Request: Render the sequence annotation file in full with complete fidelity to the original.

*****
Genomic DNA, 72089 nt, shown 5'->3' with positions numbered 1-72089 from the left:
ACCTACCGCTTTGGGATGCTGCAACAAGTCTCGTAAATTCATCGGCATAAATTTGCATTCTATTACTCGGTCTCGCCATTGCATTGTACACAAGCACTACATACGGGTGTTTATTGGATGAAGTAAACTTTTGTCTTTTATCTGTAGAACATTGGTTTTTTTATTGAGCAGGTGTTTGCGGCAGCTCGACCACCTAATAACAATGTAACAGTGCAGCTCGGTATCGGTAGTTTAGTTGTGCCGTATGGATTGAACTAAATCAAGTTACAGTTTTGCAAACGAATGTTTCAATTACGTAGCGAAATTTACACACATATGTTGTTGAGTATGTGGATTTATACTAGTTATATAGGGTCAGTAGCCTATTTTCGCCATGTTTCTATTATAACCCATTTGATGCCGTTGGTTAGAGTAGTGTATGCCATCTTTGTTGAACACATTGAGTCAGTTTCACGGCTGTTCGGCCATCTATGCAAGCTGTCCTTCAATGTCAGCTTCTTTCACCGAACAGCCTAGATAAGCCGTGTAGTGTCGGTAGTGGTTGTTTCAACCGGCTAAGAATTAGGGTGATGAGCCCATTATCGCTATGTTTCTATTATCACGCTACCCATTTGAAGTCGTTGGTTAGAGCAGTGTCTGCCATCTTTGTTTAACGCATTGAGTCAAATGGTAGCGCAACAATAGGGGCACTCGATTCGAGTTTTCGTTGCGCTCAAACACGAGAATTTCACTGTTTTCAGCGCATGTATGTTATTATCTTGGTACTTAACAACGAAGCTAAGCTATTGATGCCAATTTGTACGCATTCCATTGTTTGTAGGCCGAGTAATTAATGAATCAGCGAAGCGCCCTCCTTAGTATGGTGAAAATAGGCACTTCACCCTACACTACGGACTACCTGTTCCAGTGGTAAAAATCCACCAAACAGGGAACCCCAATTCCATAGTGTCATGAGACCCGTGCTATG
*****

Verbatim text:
Genomic DNA, 72089 nt, shown 5'->3' with positions numbered 1-72089 from the left:
ACCTACCGCTTTGGGATGCTGCAACAAGTCTCGTAAATTCATCGGCATAAATTTGCATTCTATTACTCGGTCTCGCCATTGCATTGTACACAAGCACTACATACGGGTGTTTATTGGATGAAGTAAACTTTTGTCTTTTATCTGTAGAACATTGGTTTTTTTATTGAGCAGGTGTTTGCGGCAGCTCGACCACCTAATAACAATGTAACAGTGCAGCTCGGTATCGGTAGTTTAGTTGTGCCGTATGGATTGAACTAAATCAAGTTACAGTTTTGCAAACGAATGTTTCAATTACGTAGCGAAATTTACACACATATGTTGTTGAGTATGTGGATTTATACTAGTTATATAGGGTCAGTAGCCTATTTTCGCCATGTTTCTATTATAACCCATTTGATGCCGTTGGTTAGAGTAGTGTATGCCATCTTTGTTGAACACATTGAGTCAGTTTCACGGCTGTTCGGCCATCTATGCAAGCTGTCCTTCAATGTCAGCTTCTTTCACCGAACAGCCTAGATAAGCCGTGTAGTGTCGGTAGTGGTTGTTTCAACCGGCTAAGAATTAGGGTGATGAGCCCATTATCGCTATGTTTCTATTATCACGCTACCCATTTGAAGTCGTTGGTTAGAGCAGTGTCTGCCATCTTTGTTTAACGCATTGAGTCAAATGGTAGCGCAACAATAGGGGCACTCGATTCGAGTTTTCGTTGCGCTCAAACACGAGAATTTCACTGTTTTCAGCGCATGTATGTTATTATCTTGGTACTTAACAACGAAGCTAAGCTATTGATGCCAATTTGTACGCATTCCATTGTTTGTAGGCCGAGTAATTAATGAATCAGCGAAGCGCCCTCCTTAGTATGGTGAAAATAGGCACTTCACCCTACACTACGGACTACCTGTTCCAGTGGTAAAAATCCACCAAACAGGGAACCCCAATTCCATAGTGTCATGAGACCCGTGCTATG